and even to this day, and bounce things off of them. And I ask them,

“From your perspective, in today’s world, what will make

practice or games or what I tell kids most effective? How can I relate

to the kids?” Starre would tell me things like, “Dad, girls

are very self-conscious. No matter how skinny they are, they like to

wear baggy shorts.” Or Davy would say, “Dad, you should start

every practice with a joke.” I love to talk to my kids who are in

touch with kids about coaching kids.

COACH: What is the state of high school cross-country and track and

field in the U.S.?

HOULE: It goes on a rollercoaster a little bit. But I think

it’s alive and well. I think that more and more kids are getting

involved. I see it in our state. Over the last 10-15 years,

cross-country has grown in Utah and I’d like to think that Mountain

View had something to do with that. At some schools, they’re

getting as many kids out for cross-country as they do for football. That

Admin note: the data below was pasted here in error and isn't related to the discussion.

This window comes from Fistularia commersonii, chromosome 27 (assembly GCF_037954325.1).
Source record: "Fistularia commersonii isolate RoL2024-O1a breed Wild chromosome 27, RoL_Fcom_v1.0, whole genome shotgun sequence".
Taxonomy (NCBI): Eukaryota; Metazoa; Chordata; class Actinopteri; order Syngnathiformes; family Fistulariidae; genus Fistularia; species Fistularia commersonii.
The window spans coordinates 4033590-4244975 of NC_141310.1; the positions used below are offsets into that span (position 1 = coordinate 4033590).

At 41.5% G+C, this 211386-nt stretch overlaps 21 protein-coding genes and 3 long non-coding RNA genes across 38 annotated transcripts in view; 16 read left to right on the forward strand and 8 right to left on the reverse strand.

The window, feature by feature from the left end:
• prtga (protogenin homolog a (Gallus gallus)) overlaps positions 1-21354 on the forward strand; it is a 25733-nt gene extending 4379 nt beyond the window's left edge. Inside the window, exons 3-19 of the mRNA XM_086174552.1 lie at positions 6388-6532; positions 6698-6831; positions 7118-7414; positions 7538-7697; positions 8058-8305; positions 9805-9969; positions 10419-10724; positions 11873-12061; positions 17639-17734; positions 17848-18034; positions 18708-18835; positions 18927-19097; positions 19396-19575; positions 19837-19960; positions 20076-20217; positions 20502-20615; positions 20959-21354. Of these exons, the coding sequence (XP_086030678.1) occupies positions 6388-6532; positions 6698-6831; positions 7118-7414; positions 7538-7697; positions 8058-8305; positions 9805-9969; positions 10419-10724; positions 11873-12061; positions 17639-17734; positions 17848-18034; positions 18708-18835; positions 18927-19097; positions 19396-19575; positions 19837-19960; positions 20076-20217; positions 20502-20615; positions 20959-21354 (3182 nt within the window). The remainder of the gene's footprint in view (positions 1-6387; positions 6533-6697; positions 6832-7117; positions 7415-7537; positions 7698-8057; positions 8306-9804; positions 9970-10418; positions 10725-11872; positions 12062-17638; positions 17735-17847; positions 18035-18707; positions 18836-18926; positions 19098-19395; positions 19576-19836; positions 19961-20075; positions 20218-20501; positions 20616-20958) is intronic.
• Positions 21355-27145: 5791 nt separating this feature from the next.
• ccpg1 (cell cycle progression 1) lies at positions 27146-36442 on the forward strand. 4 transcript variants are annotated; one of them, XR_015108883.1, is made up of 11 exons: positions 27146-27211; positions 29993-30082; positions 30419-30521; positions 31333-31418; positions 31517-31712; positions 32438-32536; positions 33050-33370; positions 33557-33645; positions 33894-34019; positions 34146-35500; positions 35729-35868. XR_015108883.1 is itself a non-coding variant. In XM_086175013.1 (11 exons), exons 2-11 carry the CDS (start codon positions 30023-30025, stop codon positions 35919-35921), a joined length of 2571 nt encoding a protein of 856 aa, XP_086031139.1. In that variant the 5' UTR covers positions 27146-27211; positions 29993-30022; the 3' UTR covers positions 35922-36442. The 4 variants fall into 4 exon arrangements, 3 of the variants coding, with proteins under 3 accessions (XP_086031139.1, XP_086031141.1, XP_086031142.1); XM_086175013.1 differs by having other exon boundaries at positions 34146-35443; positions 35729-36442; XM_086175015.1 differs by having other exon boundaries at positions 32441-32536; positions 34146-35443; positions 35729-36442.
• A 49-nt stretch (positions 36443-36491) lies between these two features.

used to be unheard of. I’ve had more than 180 kids come out for our

cross-country team. At Orem High they had 60. In the city of Orem alone

there are almost 300 kids participating in cross-country. That’s

awesome. When you go to the nationals in Oregon and see the Alan

Webb’s and those kinds of kids, it’s a good feeling.

Kids need to get outside more and not become the best Xbox player

in the city. I remember when the Presidential Fitness Award patch was

the coolest thing to get. They hardly push that anymore.

COACH: What events have been the strong points of the Mountain View

cross-country and track and field teams during your tenure?

HOULE: In track and field it’s definitely been distance. There

have been years we have won the state track championship because of the

mile and two-mile. That’s not to demean what we have done in the

weights and field events. One thing in your program has to be strong.

And every year we have a chance because of our distance events. In

cross-country, our strength is in our numbers.

COACH: Do you incorporate any special training sessions to keep

your athletes in peak condition? We would think that the elevation in

Utah has helped.